GPOs are going to be pushed upon you by under-informed CFOs because the believe that a GPO will be able to leverage economies of scale, in the form of more volume and more efficiencies, then the organization can achieve on its own.
For example, a supplier might offer price reductions at 1,000 units, 10,000 units, and 100,000 units and offer 2%, 3%, and 6% discounts at each price level. On its own, an organization that only buys 20,000 units would only be able to obtain the 3% discount but if it banded with five other organizations that required a similar amount of units, each organization could obtain the 6% discount. In addition, if only one contract needed to be negotiated and cut, each organization could reduce the amount of negotiation and administration overhead required to negotiate the contract and save even more. Theoretically.

But all of this comes at a cost. First of all, the GPO has to be funded — so, either the organization has to pay a fixed membership cost every year or a percentage of each transaction. Secondly, the GPO has to be managed just like every business processing outsourcing (BPO) provider. This isn’t always easy because not only does the organization have to manage the relationship and insure that the GPO is working on categories that are important to the organization, but it has to make sure that the GPO is taking the organization’s needs into account. And, the double edged sword, the best deals materialize when the combined volume allows a supplier to hit peak production (which allows them to produce the product at the lowest possible cost) and offer their customers the lowest possible cost. However, getting to peak production often requires combining the needs of a dozen or so different organizations, each of which has its own viewpoints and goals for each category. In other words, while you might prefer Supplier A’s products, because your Engineering department feels that they are of superior quality, the other GPO participants might prefer Supplier X — the least favoured supplier of your organization.

So what do you do?

1. Categorize all of your unmanaged spend.

You need to understand how much spend is each category, how much savings is likely available from (better) management, how much savings you could get if you began to manage it yourself, and how that would compare, using market average GPO statistics on savings and GPO overhead, to having a third party manage it. If you could save 2%, but the overhead to save that is 30%, that’s 1.4% savings at the end of the day. If the GPO can save 3%, and the amortization of the fixed and transaction fees work out to 40% of that, that’s a 1.8% savings, and throwing it over the wall might not be worth it. But if the GPO can save 5%, and they are really efficient on that category and their fees work out to 20% of the savings, that’s a 4% savings and you strongly consider throwing it over the wall.

2. Identify the Candidate GPO spend.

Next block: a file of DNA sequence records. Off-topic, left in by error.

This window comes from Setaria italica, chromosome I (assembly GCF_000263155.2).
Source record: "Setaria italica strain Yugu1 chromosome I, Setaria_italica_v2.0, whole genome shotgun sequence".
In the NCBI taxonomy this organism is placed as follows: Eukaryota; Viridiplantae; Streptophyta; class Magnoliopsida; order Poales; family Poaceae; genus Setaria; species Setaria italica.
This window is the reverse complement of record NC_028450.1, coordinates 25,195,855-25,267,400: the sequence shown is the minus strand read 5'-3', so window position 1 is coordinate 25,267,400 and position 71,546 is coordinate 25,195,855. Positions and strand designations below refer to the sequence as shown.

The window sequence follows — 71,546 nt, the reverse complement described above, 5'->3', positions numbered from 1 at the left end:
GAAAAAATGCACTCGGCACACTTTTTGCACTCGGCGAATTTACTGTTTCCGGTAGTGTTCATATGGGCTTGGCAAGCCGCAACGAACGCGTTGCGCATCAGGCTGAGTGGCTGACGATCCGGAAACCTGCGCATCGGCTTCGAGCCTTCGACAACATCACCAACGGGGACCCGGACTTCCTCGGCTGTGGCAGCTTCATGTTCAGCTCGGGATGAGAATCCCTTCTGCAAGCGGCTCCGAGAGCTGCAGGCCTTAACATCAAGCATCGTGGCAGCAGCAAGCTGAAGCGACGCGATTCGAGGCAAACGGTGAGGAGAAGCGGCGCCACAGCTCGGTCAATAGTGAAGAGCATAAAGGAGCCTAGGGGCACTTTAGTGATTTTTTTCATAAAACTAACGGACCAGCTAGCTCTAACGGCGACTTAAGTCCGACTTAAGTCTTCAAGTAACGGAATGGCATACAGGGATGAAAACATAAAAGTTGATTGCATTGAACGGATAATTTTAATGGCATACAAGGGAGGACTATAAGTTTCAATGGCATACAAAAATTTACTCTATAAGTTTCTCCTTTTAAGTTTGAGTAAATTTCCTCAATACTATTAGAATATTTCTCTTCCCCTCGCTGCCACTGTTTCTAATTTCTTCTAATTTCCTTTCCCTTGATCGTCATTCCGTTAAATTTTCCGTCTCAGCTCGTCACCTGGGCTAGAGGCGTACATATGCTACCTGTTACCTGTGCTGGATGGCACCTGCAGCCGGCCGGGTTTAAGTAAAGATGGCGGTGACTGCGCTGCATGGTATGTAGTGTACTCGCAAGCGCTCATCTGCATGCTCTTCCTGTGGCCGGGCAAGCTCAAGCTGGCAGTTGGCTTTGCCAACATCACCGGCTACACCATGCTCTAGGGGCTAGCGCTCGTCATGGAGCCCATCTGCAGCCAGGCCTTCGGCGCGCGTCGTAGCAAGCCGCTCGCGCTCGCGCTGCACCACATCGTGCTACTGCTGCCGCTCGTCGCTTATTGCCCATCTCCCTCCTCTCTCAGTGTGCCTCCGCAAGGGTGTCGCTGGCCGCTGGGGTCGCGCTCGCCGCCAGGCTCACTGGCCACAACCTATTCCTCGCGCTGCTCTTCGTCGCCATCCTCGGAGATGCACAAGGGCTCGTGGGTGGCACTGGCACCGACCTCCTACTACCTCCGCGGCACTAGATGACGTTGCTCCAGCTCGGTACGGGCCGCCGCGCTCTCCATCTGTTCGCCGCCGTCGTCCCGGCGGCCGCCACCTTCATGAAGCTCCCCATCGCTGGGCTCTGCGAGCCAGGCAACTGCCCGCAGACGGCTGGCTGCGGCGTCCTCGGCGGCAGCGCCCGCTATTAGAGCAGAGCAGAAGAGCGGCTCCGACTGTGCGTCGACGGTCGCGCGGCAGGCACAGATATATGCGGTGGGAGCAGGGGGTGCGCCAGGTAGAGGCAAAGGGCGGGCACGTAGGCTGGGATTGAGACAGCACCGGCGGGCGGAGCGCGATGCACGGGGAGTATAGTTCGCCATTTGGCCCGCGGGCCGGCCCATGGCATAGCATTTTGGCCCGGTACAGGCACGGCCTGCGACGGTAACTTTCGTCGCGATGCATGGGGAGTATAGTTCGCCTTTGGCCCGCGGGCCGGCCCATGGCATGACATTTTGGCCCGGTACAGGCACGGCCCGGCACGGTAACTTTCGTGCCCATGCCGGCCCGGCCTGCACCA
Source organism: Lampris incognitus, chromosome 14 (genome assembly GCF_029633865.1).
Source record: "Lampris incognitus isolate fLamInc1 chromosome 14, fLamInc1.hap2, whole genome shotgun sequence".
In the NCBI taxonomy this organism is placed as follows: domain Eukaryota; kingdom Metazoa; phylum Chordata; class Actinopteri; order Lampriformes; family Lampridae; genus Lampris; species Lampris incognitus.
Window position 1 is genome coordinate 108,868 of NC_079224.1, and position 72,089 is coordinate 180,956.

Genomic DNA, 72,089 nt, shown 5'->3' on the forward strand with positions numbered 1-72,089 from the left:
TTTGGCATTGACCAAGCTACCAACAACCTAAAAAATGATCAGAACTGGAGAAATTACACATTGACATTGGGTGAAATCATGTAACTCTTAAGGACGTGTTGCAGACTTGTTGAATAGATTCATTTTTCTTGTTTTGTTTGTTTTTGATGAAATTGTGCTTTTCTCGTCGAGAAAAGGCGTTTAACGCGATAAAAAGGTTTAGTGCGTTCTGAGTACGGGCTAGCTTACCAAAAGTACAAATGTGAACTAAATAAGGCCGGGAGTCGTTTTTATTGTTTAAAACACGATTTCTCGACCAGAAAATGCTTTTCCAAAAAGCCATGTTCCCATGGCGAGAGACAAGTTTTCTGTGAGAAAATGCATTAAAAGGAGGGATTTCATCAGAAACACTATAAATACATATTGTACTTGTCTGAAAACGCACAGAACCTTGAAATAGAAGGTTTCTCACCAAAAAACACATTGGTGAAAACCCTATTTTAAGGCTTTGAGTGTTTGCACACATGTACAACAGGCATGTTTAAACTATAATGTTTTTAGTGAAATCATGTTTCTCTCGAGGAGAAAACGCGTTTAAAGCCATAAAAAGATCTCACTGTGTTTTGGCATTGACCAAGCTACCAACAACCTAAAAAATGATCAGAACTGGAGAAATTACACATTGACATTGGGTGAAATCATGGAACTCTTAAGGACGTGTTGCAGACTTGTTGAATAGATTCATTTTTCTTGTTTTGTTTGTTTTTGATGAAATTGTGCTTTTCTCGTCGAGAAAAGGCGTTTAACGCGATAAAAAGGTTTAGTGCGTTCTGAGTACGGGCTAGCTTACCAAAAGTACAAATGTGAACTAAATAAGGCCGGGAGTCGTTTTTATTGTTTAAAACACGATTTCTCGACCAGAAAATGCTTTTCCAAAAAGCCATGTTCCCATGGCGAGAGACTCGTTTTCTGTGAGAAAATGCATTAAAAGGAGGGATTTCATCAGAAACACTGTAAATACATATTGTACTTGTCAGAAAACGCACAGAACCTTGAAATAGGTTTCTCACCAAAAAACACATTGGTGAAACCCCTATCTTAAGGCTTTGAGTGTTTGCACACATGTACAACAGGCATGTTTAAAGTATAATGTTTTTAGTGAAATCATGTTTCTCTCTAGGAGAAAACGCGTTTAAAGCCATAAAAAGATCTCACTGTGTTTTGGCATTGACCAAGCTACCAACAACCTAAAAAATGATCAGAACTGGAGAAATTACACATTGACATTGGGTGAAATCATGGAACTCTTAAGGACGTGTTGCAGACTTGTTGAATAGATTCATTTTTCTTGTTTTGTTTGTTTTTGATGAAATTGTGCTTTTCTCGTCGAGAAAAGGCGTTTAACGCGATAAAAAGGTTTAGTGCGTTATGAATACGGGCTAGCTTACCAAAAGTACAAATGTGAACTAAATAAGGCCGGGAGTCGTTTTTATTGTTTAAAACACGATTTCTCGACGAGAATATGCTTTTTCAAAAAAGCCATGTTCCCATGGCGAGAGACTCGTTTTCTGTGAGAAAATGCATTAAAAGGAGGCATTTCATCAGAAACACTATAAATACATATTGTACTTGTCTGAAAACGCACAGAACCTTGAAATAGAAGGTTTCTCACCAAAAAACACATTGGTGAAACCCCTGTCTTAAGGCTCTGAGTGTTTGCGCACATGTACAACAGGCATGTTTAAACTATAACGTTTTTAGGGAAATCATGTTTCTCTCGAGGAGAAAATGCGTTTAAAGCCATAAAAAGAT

Identify all categories that the GPO could save enough on to make it worthwhile, then remove any categories too strategic to the business to hand over to a third party, and then remove any categories where they are primarily being sourced from a strategic or high-volume supplier and where they could be added on to an existing or renewal contract.

3. Estimate the Realizeable Savings from the Candidate GPO Spend

How much is being spent? How much of that could be saved based on industry average statistics? What would it cost to obtain that savings in total fees and overhead? What would really be saved? What is the real ROI?

4. Determine if the ROI is worth it.

If the ROI is not at least a factor of three, by the time you factor in all the change management, learning headaches, and delayed savings, it’s probably not worth the GPO. If it is, it probably is. Make your decision, and then present the detailed calculation to defend your position, and don’t waffle. If you can save, do it, and evaluate in 3 years. If you can’t, just get the best damn tail spend management you can and do better. But you can’t be constantly evaluating, reevaluating, and bickering about it. Do it. Or don’t. No in-between.

Procurement is Still the Rodney Dangerfield of the Organization and Land of Confusion Is Its Theme Song

Why else would we need an egalitarian Procurement Revolution where we must work collectively to shape and drive change?

But in all seriousness, the numbers don’t lie. If you check out Five Imperatives for Creating Greater Procurement Agility, which was recently (and still may be) temporarily free from The Hackett Group, you see that the average Procurement Function Operating Budget is forecasted to increase a mere 1.1% this year. Now, that’s better than last year where it was forecasted to increase a mere 0.7%, but when you consider the average annual US inflation rate from 2000 to 2015 was 2.25% (which you can verify on a number of sites), relatively speaking, Procurement is still getting further and further behind every year!

This is despite the fact that world-class procurement (which needs to be properly funded), has an average payback that is twice that of the Procurement peer group. And, as far as the doctor is concerned, the argument that, since world-class procurement organizations have 18% lower operating costs than the peer group, Procurement doesn’t need as much money, doesn’t pass muster because “operating” costs are different from “capital” costs and might or might not include “training” costs or “travel” costs.

If the organization is doing a lot of outsourcing, then a lot of travel is needed by procurement, engineering, etc. for relationship and quality control site visits, and if all of this has to come out of the Procurement budget, as opposed to the operations budget, that’s not fair. If Procurement is not allowed to spend “capital” to acquire a new system, but must instead use a SaaS solution so it can be expensed monthly under the “operating” budget, while manufacturing and warehousing gets a budget that does not include the ERP upkeep, that’s not fair. If Procurement is subject to the across-the-board training ban, because people should know their jobs when they are hired, and are deprived of the ability to advance their skills, not only is that not fair, but that can be costing the organization millions of dollars as sometimes a better informed and prepared procurement professional can shave an extra percentage point off of a hundred million dollar buy, which makes the 10K it cost to send the person to a 3 day workshop paltry in comparison.

Plus, when sales has to increase revenue by $10 to equal the same savings that Procurement often makes by taking $1 off of the bottom line, it should, logically, make sense to throw money at Procurement instead of the marketing mad men or the house of lies consulting firm. But it doesn’t, proving that most board rooms are still cemented in the land of confusion and Procurement is still the Rodney Dangerfield that don’t get no respect with a kick-me sign on its back.